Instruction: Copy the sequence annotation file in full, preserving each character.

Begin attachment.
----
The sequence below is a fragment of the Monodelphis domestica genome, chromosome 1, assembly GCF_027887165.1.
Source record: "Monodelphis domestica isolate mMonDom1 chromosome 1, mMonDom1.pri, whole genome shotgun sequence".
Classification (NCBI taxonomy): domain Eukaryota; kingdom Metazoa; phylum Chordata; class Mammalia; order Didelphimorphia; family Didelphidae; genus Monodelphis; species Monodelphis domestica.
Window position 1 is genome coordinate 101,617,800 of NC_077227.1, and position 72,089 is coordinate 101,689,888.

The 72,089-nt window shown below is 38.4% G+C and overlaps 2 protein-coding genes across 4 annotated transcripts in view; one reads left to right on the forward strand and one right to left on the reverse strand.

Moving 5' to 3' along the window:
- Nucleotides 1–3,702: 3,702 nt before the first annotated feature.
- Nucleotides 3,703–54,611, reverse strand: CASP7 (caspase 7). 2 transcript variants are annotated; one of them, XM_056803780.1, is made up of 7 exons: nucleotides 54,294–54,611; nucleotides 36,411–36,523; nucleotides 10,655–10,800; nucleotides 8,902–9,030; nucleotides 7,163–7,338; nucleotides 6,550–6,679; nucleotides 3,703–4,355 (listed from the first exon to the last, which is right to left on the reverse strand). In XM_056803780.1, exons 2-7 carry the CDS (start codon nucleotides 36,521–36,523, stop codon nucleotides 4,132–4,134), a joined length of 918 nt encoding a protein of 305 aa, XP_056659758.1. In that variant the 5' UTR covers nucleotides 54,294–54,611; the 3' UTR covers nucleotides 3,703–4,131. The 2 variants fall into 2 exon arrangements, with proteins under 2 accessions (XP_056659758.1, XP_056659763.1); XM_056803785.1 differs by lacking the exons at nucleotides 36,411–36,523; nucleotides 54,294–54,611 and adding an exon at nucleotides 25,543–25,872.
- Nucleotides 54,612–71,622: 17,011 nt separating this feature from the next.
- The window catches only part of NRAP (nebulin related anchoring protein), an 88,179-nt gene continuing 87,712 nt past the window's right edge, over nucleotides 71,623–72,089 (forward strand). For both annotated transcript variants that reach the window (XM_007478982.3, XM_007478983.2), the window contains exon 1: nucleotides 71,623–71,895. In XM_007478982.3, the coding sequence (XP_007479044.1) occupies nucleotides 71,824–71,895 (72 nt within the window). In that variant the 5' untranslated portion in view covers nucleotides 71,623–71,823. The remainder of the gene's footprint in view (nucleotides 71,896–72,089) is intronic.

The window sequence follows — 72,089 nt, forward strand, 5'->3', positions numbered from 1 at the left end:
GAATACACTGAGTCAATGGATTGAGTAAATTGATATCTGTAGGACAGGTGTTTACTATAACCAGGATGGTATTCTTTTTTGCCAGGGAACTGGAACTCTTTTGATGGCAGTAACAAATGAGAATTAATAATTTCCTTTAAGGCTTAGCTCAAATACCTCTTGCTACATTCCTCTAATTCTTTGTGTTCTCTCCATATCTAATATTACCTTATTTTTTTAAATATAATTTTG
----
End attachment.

The sequence below is a fragment of the Monodelphis domestica genome, chromosome 1, assembly GCF_027887165.1.
Source record: "Monodelphis domestica isolate mMonDom1 chromosome 1, mMonDom1.pri, whole genome shotgun sequence".
Classification (NCBI taxonomy): domain Eukaryota; kingdom Metazoa; phylum Chordata; class Mammalia; order Didelphimorphia; family Didelphidae; genus Monodelphis; species Monodelphis domestica.
Window position 1 is genome coordinate 101,617,800 of NC_077227.1, and position 72,089 is coordinate 101,689,888.

The 72,089-nt window shown below is 38.4% G+C and overlaps 2 protein-coding genes across 4 annotated transcripts in view; one reads left to right on the forward strand and one right to left on the reverse strand.

Moving 5' to 3' along the window:
- Nucleotides 1–3,702: 3,702 nt before the first annotated feature.
- Nucleotides 3,703–54,611, reverse strand: CASP7 (caspase 7). 2 transcript variants are annotated; one of them, XM_056803780.1, is made up of 7 exons: nucleotides 54,294–54,611; nucleotides 36,411–36,523; nucleotides 10,655–10,800; nucleotides 8,902–9,030; nucleotides 7,163–7,338; nucleotides 6,550–6,679; nucleotides 3,703–4,355 (listed from the first exon to the last, which is right to left on the reverse strand). In XM_056803780.1, exons 2-7 carry the CDS (start codon nucleotides 36,521–36,523, stop codon nucleotides 4,132–4,134), a joined length of 918 nt encoding a protein of 305 aa, XP_056659758.1. In that variant the 5' UTR covers nucleotides 54,294–54,611; the 3' UTR covers nucleotides 3,703–4,131. The 2 variants fall into 2 exon arrangements, with proteins under 2 accessions (XP_056659758.1, XP_056659763.1); XM_056803785.1 differs by lacking the exons at nucleotides 36,411–36,523; nucleotides 54,294–54,611 and adding an exon at nucleotides 25,543–25,872.
- Nucleotides 54,612–71,622: 17,011 nt separating this feature from the next.
- The window catches only part of NRAP (nebulin related anchoring protein), an 88,179-nt gene continuing 87,712 nt past the window's right edge, over nucleotides 71,623–72,089 (forward strand). For both annotated transcript variants that reach the window (XM_007478982.3, XM_007478983.2), the window contains exon 1: nucleotides 71,623–71,895. In XM_007478982.3, the coding sequence (XP_007479044.1) occupies nucleotides 71,824–71,895 (72 nt within the window). In that variant the 5' untranslated portion in view covers nucleotides 71,623–71,823. The remainder of the gene's footprint in view (nucleotides 71,896–72,089) is intronic.

The window sequence follows — 72,089 nt, forward strand, 5'->3', positions numbered from 1 at the left end:
GAATACACTGAGTCAATGGATTGAGTAAATTGATATCTGTAGGACAGGTGTTTACTATAACCAGGATGGTATTCTTTTTTGCCAGGGAACTGGAACTCTTTTGATGGCAGTAACAAATGAGAATTAATAATTTCCTTTAAGGCTTAGCTCAAATACCTCTTGCTACATTCCTCTAATTCTTTGTGTTCTCTCCATATCTAATATTACCTTATTTTTTTAAATATAATTTTG